A state court has ruled that Tesla cannot issue itself a franchise to sell vehicles directly to consumers in Missouri, a blow to the electric carmaker that wanted to comport with the state’s franchise requirement without having to sell cars through an independent dealership.
In a suit brought by the Missouri Automobile Dealers Association, a judge ruled that carmakers cannot issue themselves franchises, which means Tesla will have to stick to selling the vehicles online in Missouri if it wishes to continue its practice of not using a man-in-the-middle car dealership.
The dealers’ suit said the state broke the law when it issued a dealer’s license to Tesla of Palo Alto, California. That position was supported last week by Cole County Judge Daniel Green. The decision means Tesla can now only showcase its vehicles at its Kansas City and St. Louis locations. Under the ruling, buyers can’t purchase them there. They have to go online.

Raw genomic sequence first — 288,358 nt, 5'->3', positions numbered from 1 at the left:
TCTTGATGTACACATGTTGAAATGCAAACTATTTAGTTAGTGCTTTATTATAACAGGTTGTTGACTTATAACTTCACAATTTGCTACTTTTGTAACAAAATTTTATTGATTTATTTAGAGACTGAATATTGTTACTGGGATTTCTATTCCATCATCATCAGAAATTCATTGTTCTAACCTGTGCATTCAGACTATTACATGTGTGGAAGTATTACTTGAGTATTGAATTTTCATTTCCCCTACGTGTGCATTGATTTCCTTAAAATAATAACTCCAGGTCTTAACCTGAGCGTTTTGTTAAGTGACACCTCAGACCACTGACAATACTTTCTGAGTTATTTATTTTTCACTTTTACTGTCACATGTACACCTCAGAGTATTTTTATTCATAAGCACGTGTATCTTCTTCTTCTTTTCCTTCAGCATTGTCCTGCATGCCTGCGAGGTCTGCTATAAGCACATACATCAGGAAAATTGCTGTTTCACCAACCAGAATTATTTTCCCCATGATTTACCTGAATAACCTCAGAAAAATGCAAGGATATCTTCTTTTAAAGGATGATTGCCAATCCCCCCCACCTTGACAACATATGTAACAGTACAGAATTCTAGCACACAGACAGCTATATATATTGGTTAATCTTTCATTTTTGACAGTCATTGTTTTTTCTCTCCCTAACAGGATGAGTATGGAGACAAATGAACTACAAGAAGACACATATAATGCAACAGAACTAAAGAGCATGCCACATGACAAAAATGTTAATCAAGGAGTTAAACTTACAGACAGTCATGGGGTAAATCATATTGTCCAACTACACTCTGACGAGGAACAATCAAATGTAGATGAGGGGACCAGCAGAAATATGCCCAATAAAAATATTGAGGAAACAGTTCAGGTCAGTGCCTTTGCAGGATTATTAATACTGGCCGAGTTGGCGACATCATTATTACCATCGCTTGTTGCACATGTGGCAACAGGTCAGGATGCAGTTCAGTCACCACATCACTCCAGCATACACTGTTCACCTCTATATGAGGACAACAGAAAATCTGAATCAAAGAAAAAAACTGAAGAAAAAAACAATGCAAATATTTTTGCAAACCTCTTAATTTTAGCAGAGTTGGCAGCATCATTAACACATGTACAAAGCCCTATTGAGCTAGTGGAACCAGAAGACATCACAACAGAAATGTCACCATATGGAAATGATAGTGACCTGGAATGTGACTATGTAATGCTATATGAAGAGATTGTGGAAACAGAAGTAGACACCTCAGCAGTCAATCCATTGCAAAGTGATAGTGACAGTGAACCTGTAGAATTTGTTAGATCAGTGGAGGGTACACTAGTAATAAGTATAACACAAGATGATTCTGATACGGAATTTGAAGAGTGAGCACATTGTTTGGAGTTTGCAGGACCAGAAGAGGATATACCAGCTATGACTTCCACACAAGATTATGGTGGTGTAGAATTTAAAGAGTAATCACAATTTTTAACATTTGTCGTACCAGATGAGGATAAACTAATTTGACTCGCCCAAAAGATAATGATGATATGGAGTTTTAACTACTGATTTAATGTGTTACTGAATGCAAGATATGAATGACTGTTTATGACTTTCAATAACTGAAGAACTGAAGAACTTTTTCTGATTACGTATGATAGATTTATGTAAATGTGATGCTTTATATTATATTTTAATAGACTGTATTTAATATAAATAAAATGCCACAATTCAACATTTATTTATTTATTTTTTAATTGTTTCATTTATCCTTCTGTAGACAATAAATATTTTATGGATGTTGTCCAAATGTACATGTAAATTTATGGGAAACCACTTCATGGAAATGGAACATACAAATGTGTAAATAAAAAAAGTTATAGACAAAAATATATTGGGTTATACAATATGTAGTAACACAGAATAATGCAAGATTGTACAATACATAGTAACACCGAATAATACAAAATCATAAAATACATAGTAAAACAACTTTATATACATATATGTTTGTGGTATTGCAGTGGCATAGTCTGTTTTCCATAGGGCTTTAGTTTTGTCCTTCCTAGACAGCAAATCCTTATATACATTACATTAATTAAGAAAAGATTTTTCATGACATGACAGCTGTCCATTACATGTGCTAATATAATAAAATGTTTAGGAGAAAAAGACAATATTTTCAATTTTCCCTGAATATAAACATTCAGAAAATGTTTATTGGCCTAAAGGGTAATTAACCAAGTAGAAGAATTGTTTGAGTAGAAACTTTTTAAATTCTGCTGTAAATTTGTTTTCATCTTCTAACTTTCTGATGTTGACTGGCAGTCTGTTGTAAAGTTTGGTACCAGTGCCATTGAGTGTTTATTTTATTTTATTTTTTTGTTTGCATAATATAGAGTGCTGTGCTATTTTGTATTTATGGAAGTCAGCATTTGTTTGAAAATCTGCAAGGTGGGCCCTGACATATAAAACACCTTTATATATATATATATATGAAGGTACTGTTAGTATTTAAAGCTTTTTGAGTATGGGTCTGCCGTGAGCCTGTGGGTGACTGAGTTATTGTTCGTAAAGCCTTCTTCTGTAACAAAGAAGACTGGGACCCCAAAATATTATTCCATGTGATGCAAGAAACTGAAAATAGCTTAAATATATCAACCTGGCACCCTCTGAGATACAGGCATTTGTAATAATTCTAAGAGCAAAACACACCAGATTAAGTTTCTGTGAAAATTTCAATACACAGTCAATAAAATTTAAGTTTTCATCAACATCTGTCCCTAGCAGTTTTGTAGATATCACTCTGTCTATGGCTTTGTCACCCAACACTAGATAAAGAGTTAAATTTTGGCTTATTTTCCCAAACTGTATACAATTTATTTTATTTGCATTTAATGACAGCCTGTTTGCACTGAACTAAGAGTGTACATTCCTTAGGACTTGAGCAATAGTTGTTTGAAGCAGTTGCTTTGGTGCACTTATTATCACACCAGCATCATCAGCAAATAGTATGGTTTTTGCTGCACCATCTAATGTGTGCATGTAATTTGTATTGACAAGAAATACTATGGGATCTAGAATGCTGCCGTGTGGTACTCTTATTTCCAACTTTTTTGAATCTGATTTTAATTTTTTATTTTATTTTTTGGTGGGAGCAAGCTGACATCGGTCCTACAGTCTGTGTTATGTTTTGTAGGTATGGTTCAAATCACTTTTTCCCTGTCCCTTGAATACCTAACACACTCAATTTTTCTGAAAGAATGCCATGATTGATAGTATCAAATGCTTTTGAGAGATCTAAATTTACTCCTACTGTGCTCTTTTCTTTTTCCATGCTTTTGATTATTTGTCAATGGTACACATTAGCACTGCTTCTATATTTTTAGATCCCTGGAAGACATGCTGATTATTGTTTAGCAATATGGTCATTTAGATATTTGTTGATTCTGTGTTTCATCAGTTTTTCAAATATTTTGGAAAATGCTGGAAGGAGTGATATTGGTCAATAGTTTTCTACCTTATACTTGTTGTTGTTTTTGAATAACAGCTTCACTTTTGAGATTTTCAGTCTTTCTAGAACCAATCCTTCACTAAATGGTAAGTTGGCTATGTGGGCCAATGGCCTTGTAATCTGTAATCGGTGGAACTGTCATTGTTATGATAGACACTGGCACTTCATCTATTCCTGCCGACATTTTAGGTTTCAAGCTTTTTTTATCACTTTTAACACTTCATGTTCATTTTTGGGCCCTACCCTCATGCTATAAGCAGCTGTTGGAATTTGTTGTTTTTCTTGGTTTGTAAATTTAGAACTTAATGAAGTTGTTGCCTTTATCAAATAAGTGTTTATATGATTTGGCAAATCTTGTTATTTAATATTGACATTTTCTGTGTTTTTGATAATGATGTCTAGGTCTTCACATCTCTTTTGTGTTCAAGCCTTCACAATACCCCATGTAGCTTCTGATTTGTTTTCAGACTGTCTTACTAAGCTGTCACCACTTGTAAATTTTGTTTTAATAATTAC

Arizona, Connecticut, Michigan, Texas, Utah, and West Virginia also bar Tesla from direct sales and require carmakers to issue franchises to independent dealers, according to The Wall Street Journal.
Tesla said in a statement that the automaker “will take all appropriate steps in the courts to ensure that Missouri consumers continue to have the right to choose how they purchase their vehicles.” Under Missouri law, carmakers are not allowed to directly compete with car dealerships that sell their vehicles.
Tesla has roughly 260 stores and intends to have 441 worldwide by the end of next year.
Meanwhile, Tesla said Wednesday that it is investigating a fatal crash of a Model S in the Netherlands. An investigation could determine whether the …